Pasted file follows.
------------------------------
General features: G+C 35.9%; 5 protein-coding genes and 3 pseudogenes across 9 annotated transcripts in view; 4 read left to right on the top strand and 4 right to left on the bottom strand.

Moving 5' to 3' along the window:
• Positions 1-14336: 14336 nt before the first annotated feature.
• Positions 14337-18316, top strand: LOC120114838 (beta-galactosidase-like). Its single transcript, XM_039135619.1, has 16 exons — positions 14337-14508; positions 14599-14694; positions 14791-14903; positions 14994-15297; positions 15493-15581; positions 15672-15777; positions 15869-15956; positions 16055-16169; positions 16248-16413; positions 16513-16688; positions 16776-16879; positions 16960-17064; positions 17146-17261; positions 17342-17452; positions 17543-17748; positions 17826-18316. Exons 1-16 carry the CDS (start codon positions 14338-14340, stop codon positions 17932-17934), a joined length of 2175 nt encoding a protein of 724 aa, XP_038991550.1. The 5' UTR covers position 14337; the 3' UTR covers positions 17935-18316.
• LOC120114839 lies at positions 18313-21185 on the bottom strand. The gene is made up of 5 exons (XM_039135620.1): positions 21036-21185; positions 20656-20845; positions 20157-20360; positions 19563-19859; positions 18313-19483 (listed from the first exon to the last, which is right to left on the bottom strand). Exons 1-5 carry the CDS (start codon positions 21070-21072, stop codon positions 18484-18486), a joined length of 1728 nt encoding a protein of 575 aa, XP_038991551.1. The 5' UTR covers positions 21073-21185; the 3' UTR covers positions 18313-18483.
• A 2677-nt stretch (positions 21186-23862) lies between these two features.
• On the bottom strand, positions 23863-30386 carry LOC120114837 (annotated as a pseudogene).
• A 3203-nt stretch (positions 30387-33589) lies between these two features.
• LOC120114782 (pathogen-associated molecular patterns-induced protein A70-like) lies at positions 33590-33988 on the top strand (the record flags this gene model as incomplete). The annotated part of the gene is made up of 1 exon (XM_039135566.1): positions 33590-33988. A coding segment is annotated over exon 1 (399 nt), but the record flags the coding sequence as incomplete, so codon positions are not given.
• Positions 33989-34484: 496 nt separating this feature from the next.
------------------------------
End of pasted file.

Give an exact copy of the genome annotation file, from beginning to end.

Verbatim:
General features: G+C 35.9%; 5 protein-coding genes and 3 pseudogenes across 9 annotated transcripts in view; 4 read left to right on the top strand and 4 right to left on the bottom strand.

Moving 5' to 3' along the window:
• Positions 1-14336: 14336 nt before the first annotated feature.
• Positions 14337-18316, top strand: LOC120114838 (beta-galactosidase-like). Its single transcript, XM_039135619.1, has 16 exons — positions 14337-14508; positions 14599-14694; positions 14791-14903; positions 14994-15297; positions 15493-15581; positions 15672-15777; positions 15869-15956; positions 16055-16169; positions 16248-16413; positions 16513-16688; positions 16776-16879; positions 16960-17064; positions 17146-17261; positions 17342-17452; positions 17543-17748; positions 17826-18316. Exons 1-16 carry the CDS (start codon positions 14338-14340, stop codon positions 17932-17934), a joined length of 2175 nt encoding a protein of 724 aa, XP_038991550.1. The 5' UTR covers position 14337; the 3' UTR covers positions 17935-18316.
• LOC120114839 lies at positions 18313-21185 on the bottom strand. The gene is made up of 5 exons (XM_039135620.1): positions 21036-21185; positions 20656-20845; positions 20157-20360; positions 19563-19859; positions 18313-19483 (listed from the first exon to the last, which is right to left on the bottom strand). Exons 1-5 carry the CDS (start codon positions 21070-21072, stop codon positions 18484-18486), a joined length of 1728 nt encoding a protein of 575 aa, XP_038991551.1. The 5' UTR covers positions 21073-21185; the 3' UTR covers positions 18313-18483.
• A 2677-nt stretch (positions 21186-23862) lies between these two features.
• On the bottom strand, positions 23863-30386 carry LOC120114837 (annotated as a pseudogene).
• A 3203-nt stretch (positions 30387-33589) lies between these two features.
• LOC120114782 (pathogen-associated molecular patterns-induced protein A70-like) lies at positions 33590-33988 on the top strand (the record flags this gene model as incomplete). The annotated part of the gene is made up of 1 exon (XM_039135566.1): positions 33590-33988. A coding segment is annotated over exon 1 (399 nt), but the record flags the coding sequence as incomplete, so codon positions are not given.
• Positions 33989-34484: 496 nt separating this feature from the next.